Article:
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Hydro Dynamics

Award Winning Global Technology

Rome-based Hydro Dynamics Inc. (HDI) was honored by the Georgia Department of Economic Development earlier this year for continuing to add international customers. The company’s ShockWave Power Reactor captures energy through a process known as cavitation. It is used for everything from making beer to expanding the amount of methane gas from cow manure.

“It’s safe to say that we’re not doing anything we thought we would be doing,” said founder Kelly Hudson. The company’s first customer was Rome Cleaners. “Our goal, starting out, was to sell a steam producer that was combustion-less heating to the dry-cleaning industry to make steam so that they didn’t have to have a boiler operator.”

Years ago, cavitation was a dirty word because of the forces; it would tear up props on a boat motor, and people would talk about problems with pumps that wore out from cavitation. “That was probably one of the hardest hurdles we had to overcome. The advantage we’ve had over other manufacturers was that our device has a lifetime warranty,” said Hudson. “As long as we have been in business, we have never had a claim on our product – never!”

Hydro Dynamics has been able to market its products across six of the seven continents over the past 20 years, with Antarctica as the lone holdout. “We’ve had several large customers that have taken us to different places,” said Chief Science Officer Doug Mancosky. “They are multi-national companies, so as they purchase our product and bring it to more and more of their facilities, it naturally follows that it opens up other countries and industries.”

The application to the brewery and distillery industry was developed almost a decade ago. “No matter whether you’re running high or low production, every day you use it, it will save you money,” Mancosky said. “In the case of beer technology, specifically when you’re looking at hops savings, every time you use the technology, you’re going to use fewer hops, you’re going to yield more beer, and so in that process, you’re going to make more money, so there is a strong, compelling payback for the brewery.” And people drink beer everywhere, even in Antarctica.

Mancosky doubles as the CEO of HDI subsidiary XtractMor, which deals primarily with the beverage industry. “In fact, in many cases, we’ll offer a very inexpensive or free trial to customers because we know if we get it to the brewery if we have a chance to show what the technology can do, that we have a high likelihood of getting a sale in the end,” Mancosky. The beverage industry accounts for between 50 and 60% of sales for Hydro Dynamics.

Hudson and Mancosky say the Georgia Department of Economic Development has been very supportive of Hydro Dynamics. The department provides trade representatives who help companies like HDI investigate new markets and develop new customers. The company has benefited from this service, which is offered at no charge.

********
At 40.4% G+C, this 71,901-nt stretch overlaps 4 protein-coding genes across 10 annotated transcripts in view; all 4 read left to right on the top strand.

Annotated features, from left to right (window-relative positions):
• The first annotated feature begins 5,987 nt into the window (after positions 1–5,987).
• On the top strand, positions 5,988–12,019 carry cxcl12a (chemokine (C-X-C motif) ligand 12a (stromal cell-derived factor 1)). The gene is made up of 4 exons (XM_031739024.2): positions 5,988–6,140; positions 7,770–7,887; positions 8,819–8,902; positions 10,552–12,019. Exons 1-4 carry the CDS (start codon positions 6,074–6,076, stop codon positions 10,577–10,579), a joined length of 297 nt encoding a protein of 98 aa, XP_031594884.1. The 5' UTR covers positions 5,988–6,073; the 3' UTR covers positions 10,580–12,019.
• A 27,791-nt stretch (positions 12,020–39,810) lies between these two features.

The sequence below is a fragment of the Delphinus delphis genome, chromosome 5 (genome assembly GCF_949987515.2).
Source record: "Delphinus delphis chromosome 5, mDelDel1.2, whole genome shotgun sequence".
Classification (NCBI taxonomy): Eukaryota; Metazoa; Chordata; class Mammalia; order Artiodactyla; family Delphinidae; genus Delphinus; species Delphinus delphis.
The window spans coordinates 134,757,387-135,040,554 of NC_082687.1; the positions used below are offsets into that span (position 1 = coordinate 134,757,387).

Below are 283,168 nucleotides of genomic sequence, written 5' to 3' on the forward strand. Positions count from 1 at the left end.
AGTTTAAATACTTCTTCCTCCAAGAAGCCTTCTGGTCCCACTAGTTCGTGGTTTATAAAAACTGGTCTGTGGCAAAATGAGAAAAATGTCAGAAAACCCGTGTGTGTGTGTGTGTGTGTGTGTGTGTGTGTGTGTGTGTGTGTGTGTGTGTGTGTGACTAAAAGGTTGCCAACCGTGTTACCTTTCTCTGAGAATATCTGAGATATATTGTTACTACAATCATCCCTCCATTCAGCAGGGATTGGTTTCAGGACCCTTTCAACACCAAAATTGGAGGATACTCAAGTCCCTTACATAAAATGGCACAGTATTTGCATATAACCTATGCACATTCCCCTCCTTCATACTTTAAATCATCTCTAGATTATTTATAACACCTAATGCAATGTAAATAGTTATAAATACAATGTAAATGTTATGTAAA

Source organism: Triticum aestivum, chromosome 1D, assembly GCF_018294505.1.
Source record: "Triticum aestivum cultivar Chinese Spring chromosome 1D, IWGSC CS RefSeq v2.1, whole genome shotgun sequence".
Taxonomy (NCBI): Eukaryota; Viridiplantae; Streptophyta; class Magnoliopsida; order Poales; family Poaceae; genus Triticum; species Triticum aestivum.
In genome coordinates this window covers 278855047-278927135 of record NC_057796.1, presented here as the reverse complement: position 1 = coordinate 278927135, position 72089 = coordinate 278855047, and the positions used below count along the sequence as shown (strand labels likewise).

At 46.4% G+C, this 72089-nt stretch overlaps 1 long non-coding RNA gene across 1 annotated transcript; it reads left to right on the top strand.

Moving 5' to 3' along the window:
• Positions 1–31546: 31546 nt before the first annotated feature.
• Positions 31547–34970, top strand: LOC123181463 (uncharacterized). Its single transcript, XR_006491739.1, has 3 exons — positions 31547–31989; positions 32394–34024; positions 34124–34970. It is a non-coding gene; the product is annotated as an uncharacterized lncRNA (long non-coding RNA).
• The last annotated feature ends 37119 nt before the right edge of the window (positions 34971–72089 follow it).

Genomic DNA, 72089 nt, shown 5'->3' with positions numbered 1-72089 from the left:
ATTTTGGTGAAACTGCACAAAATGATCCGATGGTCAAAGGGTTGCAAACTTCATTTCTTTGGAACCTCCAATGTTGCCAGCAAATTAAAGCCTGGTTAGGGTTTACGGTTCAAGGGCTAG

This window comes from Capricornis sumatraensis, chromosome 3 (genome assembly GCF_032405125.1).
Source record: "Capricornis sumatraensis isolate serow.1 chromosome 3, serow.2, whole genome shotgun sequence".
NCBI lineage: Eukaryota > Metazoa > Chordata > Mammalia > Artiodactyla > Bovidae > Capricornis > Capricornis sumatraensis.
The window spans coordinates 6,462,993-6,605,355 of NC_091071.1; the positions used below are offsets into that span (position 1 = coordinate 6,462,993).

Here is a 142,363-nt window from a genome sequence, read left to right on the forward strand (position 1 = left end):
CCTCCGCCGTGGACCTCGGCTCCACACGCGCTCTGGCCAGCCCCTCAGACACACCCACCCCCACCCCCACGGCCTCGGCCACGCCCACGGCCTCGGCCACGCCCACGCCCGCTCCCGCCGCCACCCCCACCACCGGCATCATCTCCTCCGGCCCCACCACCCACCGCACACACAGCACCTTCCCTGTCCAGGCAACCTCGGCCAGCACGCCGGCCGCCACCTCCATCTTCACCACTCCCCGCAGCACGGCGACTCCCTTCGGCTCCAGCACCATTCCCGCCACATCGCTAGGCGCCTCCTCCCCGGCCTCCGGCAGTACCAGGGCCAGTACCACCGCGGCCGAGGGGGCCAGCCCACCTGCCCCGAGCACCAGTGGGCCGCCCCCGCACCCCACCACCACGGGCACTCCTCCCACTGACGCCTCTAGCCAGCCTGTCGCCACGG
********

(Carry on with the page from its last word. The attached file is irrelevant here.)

The company also works in the biogas industry,  predominantly using its ShockWave Power Reactor to treat cow manure, extracting more biomethane for energy production. Agri-business firms, from small individual farmers in Europe to larger cooperative companies in the U.S., put in a large anaerobic digester, essentially a giant tank where manure is held for as many as 30 days, allowing bacteria to produce methane. “With our technology, we can take and radically increase the amount of methane that is produced out of a given amount of biogas solids as much as a 10-20% increase, so we’ve installed several of those across the country recently, a couple in Colorado and one in Indiana,” said Mancosky.

In  Europe, tax policy incentivizes smaller facilities, which makes the marketing aspect a little tougher. The U.S. market has become more efficient and appealing because the U.S. has a greater number of large facilities owned by the same company or co-op. The biogas industry now accounts for close to 20% of HDI sales.

The Hydro Dynamics plant in West Rome is primarily a point of assembly operation. The company has grown from two employees when Hudson started in 1991 to about ten today, most of them in engineering. It is supported by several suppliers like Georgia Machine Works, a steel supplier, and Rome Electric, which provides motors and drives. HDI uses a variety of sales representatives in the U.S. and abroad.

“I never envisioned anything like this until we hired visionary engineers like Doug (Mancosky), Dan Armstead, and Derek Parker, true engineers that understood what was happening and the potential,” Hudson said. The uses of the technology seem boundless, depending on the imagination of the HDI team.

Founder Kelly Hudson and Chief Science Officer Doug Mancosky